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Photo by Brian Hansel
Mike Shrode has joined the Wadena-Deer Creek faculty to teach engineering technology education.
Photo by Brian Hansel Mike Shrode has joined the Wadena-Deer Creek faculty to teach engineering technology education.

Shrode selling a new idea at WDC

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news Wadena, 56482

Wadena Minnesota 314 S. Jefferson, P.O. Box 31 56482

Mike Shrode has been around and he has abilities in all directions. Now he is charting a new course.

Beginning this week he will be teaching a Computer Aided Drafting (CAD) class from his classroom at WDC Elementary, a technology that has been around for 25 years but is brand-new to the WDC curriculum.

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CAD technology is only the beginning of what Shrode plans to teach.

Shrode will tell you that a big part of any teacher's job is sales, with education as their product. The students and the administration have to buy into what the teacher is selling.

"What administration wants to know is 'are the kids excited, is the program growing, are we increasing our achievement levels?'" said Shrode.

Shrode will spend a good share of his time this school year in Room 17 at the Wadena-Deer Creek Elementary School. In addition to CAD, the industrial tech instructor will be teaching a photo class and a tech access class. Tying the educational requirements together with his class room projects will keep Shrode busy this year and there are plenty of questions to be answered. Some of the seas that Shrode will sail have been charted. Others have not.

The future includes a new class room at the WDC Secondary School being built on West Colfax - a spot Shrode hopes to occupy when the 2012-2013 school year begins. As an industrial tech instructor Shrode has taught CAD, carpentry, welding, automotive, furniture building, engineering design and has built wind tunnels, high-efficiency cars, catapults and large scale cookers.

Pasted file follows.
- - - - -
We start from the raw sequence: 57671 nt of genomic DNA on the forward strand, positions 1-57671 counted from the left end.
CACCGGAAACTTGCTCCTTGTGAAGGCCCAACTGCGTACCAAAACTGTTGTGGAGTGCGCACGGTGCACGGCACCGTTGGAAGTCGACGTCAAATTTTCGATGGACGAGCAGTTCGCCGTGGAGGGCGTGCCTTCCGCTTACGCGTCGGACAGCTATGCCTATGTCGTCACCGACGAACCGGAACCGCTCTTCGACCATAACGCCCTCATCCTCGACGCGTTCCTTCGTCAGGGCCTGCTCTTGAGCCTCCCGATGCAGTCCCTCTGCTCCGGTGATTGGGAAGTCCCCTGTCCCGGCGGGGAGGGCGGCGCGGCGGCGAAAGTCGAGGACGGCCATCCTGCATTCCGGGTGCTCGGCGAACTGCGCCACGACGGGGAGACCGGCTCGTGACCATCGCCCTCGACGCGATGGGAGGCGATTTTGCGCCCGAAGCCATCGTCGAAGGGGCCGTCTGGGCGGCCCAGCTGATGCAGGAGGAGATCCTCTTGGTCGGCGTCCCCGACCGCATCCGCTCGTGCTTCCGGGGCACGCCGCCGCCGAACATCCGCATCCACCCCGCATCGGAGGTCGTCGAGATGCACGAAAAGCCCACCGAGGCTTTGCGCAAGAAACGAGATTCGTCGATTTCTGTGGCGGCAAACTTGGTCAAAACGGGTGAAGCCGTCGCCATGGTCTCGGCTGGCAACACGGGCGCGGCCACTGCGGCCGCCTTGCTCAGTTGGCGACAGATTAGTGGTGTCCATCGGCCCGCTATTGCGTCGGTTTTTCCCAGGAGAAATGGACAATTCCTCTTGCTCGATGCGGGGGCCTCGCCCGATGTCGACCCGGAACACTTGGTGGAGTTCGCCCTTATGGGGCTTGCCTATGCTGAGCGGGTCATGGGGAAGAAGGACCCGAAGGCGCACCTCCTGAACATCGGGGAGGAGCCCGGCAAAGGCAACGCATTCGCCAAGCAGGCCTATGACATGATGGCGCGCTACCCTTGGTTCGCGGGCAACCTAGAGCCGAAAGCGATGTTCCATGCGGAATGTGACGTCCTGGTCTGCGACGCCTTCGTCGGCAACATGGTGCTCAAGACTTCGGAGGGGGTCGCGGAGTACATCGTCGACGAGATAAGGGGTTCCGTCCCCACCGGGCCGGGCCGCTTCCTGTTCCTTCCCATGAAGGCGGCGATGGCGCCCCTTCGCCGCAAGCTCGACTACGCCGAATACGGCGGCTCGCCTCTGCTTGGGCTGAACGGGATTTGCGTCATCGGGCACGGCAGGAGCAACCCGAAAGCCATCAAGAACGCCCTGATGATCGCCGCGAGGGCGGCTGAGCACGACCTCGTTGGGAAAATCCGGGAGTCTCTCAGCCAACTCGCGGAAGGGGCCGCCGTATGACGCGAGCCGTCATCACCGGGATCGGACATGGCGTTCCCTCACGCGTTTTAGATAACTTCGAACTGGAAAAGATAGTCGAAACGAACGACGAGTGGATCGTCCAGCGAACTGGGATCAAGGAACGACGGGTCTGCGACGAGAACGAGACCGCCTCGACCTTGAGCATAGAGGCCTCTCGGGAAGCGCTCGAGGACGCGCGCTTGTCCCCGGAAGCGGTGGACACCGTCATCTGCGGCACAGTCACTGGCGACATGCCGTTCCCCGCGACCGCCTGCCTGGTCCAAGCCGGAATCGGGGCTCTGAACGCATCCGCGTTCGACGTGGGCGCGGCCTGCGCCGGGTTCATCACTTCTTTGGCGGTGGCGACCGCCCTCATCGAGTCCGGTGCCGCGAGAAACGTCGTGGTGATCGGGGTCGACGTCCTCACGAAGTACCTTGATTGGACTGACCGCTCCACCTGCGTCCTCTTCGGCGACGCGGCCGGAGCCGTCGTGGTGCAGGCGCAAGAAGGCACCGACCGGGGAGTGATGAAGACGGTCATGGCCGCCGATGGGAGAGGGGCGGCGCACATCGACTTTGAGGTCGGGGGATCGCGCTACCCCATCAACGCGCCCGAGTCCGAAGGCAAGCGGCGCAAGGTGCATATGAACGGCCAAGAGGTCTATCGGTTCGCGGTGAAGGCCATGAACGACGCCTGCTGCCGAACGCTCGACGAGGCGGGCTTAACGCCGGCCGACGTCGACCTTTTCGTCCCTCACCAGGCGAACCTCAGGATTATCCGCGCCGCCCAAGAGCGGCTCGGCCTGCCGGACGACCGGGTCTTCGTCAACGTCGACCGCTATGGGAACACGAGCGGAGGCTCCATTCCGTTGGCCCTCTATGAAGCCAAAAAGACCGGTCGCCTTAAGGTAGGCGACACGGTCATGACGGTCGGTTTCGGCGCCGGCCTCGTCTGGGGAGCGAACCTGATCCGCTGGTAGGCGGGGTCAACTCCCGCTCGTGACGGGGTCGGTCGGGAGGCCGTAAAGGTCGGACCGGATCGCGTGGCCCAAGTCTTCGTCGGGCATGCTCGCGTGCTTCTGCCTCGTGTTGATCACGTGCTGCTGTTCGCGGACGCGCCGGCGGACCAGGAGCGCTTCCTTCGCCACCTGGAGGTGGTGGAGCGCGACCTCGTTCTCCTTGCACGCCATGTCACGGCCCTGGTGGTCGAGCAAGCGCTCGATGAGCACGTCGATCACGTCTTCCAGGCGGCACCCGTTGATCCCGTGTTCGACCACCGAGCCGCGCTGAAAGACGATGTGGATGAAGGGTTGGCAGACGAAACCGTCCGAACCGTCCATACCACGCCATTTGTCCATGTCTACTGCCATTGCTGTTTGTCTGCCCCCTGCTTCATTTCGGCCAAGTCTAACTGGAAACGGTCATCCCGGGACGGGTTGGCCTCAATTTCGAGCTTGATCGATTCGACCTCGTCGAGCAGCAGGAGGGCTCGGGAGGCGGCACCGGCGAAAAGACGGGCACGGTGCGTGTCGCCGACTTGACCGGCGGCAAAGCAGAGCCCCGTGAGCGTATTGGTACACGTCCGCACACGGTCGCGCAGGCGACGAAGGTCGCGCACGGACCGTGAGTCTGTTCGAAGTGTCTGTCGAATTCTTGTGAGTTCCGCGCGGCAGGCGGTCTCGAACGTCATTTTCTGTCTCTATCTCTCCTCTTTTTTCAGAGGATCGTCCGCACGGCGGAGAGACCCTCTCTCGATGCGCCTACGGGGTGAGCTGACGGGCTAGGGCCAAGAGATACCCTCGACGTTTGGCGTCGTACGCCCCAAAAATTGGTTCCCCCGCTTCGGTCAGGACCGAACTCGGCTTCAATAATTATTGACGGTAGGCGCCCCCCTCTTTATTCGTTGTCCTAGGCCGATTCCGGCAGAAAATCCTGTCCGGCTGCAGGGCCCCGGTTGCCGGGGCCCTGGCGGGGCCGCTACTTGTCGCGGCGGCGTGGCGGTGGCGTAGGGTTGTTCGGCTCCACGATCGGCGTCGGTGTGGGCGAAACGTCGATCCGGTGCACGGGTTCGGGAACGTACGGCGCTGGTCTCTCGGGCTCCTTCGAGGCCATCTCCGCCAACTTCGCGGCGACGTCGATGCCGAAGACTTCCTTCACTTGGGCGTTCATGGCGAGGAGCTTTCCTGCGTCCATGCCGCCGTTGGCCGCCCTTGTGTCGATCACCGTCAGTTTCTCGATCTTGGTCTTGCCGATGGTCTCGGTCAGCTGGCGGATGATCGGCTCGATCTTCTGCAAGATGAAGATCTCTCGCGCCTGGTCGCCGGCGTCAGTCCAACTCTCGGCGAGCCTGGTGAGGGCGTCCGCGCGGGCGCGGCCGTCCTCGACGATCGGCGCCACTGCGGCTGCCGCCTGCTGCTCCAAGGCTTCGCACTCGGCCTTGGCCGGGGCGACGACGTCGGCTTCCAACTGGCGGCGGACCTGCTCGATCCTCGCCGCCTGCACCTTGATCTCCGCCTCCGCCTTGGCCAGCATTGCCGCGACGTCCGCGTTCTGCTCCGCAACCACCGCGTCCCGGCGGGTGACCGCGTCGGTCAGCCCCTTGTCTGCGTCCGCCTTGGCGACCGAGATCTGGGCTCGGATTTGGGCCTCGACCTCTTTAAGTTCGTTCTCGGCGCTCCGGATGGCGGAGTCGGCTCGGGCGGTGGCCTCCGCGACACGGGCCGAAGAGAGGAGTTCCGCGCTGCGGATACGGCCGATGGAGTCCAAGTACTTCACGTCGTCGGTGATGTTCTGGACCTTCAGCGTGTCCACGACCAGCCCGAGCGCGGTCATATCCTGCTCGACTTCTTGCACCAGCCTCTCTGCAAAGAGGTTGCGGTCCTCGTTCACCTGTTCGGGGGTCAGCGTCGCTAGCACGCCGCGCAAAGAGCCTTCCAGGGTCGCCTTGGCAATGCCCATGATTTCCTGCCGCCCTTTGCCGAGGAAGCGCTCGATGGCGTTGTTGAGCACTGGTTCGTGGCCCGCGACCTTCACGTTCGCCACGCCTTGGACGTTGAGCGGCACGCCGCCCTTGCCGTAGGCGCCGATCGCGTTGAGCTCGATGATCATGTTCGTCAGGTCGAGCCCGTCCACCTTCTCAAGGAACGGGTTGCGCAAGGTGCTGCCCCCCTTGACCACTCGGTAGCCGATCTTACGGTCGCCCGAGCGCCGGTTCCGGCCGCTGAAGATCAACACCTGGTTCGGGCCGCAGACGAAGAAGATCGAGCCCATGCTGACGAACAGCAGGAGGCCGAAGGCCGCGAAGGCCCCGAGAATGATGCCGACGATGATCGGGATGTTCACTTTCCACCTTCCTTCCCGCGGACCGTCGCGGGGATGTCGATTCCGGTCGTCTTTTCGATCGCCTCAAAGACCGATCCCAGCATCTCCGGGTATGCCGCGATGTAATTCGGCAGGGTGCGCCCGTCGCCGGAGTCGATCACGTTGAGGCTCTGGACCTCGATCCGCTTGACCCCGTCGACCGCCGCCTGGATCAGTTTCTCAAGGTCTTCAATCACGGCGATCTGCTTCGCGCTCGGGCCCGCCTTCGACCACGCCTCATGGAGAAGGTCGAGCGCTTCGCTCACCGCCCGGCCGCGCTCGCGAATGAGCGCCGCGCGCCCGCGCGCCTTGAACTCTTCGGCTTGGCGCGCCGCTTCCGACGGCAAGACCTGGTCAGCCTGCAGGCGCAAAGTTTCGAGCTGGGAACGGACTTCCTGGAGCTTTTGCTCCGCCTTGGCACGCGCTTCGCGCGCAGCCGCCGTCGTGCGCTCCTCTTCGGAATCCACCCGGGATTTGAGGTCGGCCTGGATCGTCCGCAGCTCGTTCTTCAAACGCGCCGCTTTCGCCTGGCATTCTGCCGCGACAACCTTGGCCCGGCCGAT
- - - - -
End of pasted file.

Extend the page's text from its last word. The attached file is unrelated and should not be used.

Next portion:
What Shrode intends to do in his Engineering Technology Education classes is to apply concepts to the creation of devices. His students in Henning built a catapult that would toss a rock 20 percent farther than an ordinary catapult simply by putting two fulcrums into the device - a concept which they had learned in physics.

Shrode has also worked in the private sector and has had first-hand experience with engineering projects that have a specific set of parameters. The engineers he worked with were given a problem to solve and a deadline for when it had to be delivered. They delivered. That is some of the reality that Shrode wants to expose his students to at WDC.

"You have to solve problems and you have to come up with solutions," Shrode said.

Shrode considers the Internet to be one of the most powerful learning tools in the last century. From his experience as a teacher he has found that one of the biggest stumbling blocks for any student has been accessing information on the Internet. For an engineer, knowing where to look is basic stuff. They use it to help them form a concept, back it up with good, solid facts, and then sell it to someone else.

"I was finding that kids didn't really know how to use technology to make a good presentation," Shrode said.

Shrode's tech access class will take students into that world. They will be able to not only find what they are looking for but recognize it when they see it. They will also learn to recognize the "blarney" that infects the Internet. Like many instructors, Shrode dislikes Wikipedia, an Internet website that masquerades as an encyclopedia. By knowing the right Internet sources to access, students can engineer solutions to Shrode's classroom problems that will work.

"The biggest goal will be teaching them about life," Shrode said.

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